Managing water discharge from hydroelectric dams to mirror the environment's natural flow is ideal, but this approach may not meet the needs of human consumption and energy demands.

"To conserve riverine species, one solution may be to restore some of the key characteristics of natural flow patterns, especially the timing of high and low flow periods," says Amy Lind, wildlife biologist at the Pacific Southwest Research Station in Davis, Calif., and co-author of three recent papers on R. boylii ecology and genetics.


Story Source:

The above story is based on materials provided by USDA Forest Service, Pacific Southwest Research Station. Note: Materials may be edited for content and length.


Journal References:

  1. Sarah J Kupferberg, Amy J Lind, Vanessa Thill, Sarah M Yarnell. Water Velocity Tolerance in Tadpoles of the Foothill Yellow-legged Frog (Rana boylii): Swimming Performance, Growth, and Survival. Copeia, 2011; 2011 (1): 141 DOI: 10.1643/CH-10-035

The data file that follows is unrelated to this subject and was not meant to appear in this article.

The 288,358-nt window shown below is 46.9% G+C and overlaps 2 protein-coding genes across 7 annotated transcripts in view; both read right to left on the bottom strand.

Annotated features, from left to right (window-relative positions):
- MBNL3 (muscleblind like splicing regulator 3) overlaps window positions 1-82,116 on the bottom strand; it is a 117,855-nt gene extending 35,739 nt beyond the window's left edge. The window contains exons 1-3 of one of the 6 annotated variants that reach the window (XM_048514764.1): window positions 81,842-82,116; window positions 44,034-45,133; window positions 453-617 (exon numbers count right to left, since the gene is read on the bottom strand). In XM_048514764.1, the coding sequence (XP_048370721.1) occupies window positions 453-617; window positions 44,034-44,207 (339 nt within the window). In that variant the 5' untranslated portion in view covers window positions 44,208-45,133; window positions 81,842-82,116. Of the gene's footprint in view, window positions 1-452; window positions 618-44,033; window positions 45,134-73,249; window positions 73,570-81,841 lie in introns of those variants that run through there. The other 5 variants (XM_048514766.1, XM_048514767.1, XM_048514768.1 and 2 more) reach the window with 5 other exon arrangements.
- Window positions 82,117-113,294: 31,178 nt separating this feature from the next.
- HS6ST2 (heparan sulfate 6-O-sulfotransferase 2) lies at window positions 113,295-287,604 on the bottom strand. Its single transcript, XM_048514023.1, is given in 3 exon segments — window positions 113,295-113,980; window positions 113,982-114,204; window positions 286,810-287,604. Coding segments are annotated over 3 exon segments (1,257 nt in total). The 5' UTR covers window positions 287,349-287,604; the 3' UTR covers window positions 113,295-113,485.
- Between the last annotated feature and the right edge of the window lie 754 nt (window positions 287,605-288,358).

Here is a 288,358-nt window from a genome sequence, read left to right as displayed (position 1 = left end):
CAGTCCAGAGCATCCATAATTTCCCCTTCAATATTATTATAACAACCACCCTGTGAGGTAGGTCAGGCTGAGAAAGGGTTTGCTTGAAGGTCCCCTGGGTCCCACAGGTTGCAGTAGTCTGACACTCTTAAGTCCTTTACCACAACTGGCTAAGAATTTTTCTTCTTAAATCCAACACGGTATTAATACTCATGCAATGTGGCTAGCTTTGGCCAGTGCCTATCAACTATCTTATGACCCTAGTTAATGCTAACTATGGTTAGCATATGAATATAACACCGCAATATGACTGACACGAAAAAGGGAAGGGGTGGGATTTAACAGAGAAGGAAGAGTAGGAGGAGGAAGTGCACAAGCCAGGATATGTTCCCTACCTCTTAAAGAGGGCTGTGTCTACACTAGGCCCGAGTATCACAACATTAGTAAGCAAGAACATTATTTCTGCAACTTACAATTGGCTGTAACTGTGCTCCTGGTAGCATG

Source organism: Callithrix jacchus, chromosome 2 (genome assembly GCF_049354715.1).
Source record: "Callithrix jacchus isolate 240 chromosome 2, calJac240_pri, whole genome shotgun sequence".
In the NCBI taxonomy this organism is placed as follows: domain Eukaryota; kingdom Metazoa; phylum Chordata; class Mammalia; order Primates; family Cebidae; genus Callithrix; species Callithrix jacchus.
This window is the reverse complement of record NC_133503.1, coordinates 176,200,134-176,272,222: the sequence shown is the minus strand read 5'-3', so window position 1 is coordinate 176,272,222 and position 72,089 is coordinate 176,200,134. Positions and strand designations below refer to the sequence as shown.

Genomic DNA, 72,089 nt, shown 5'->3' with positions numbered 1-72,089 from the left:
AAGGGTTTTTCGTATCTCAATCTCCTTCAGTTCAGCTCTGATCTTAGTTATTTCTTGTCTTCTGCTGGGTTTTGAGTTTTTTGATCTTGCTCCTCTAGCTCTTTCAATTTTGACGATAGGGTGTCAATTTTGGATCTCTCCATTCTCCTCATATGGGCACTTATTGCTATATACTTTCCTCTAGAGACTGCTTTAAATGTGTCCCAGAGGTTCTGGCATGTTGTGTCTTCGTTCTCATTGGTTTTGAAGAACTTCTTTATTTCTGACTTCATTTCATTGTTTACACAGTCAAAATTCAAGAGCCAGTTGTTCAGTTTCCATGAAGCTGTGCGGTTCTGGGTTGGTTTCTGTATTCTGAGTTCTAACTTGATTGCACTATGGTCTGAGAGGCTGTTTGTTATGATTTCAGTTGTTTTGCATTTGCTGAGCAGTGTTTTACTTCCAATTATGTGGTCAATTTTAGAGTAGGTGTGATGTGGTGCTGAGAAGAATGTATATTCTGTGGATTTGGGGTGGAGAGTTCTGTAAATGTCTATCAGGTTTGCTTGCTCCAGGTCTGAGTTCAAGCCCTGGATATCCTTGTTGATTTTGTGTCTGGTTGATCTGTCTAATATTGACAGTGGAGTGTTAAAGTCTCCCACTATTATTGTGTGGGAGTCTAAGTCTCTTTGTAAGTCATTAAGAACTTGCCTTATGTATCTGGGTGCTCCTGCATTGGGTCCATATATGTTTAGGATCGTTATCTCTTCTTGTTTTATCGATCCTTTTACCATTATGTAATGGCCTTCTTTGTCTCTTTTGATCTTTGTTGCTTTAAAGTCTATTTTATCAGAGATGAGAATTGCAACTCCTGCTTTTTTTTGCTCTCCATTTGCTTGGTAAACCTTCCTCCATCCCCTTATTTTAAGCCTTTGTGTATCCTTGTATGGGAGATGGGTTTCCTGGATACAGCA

2. Amy J. Lind, Phillip Q. Spinks, Gary M. Fellers, H. Bradley Shaffer. Rangewide phylogeography and landscape genetics of the Western U.S. endemic frog Rana boylii (Ranidae): implications for the conservation of frogs and rivers. Conservation Genetics, 2010; 12 (1): 269 DOI: 10.1007/s10592-010-0138-0
  3. S. M. Yarnell, A. J. Lind, J. F. Mount. Dynamic flow modelling of riverine amphibian habitat with application to regulated flow management. River Research and Applications, 2010; DOI: 10.1002/rra.1447

Cite This Page:

USDA Forest Service, Pacific Southwest Research Station. "Foothill yellow-legged frog provides insight on river management." ScienceDaily. ScienceDaily, 16 May 2011. <www.sciencedaily.com/releases/2011/05/110516162147.htm>.
USDA Forest Service, Pacific Southwest Research Station. (2011, May 16). Foothill yellow-legged frog provides insight on river management. ScienceDaily. Retrieved April 19, 2014 from www.sciencedaily.com/releases/2011/05/110516162147.htm
USDA Forest Service, Pacific Southwest Research Station. "Foothill yellow-legged frog provides insight on river management." ScienceDaily. www.sciencedaily.com/releases/2011/05/110516162147.htm (accessed April 19, 2014).

Share This



More Plants & Animals News

Saturday, April 19, 2014

Featured Research

from universities, journals, and other organizations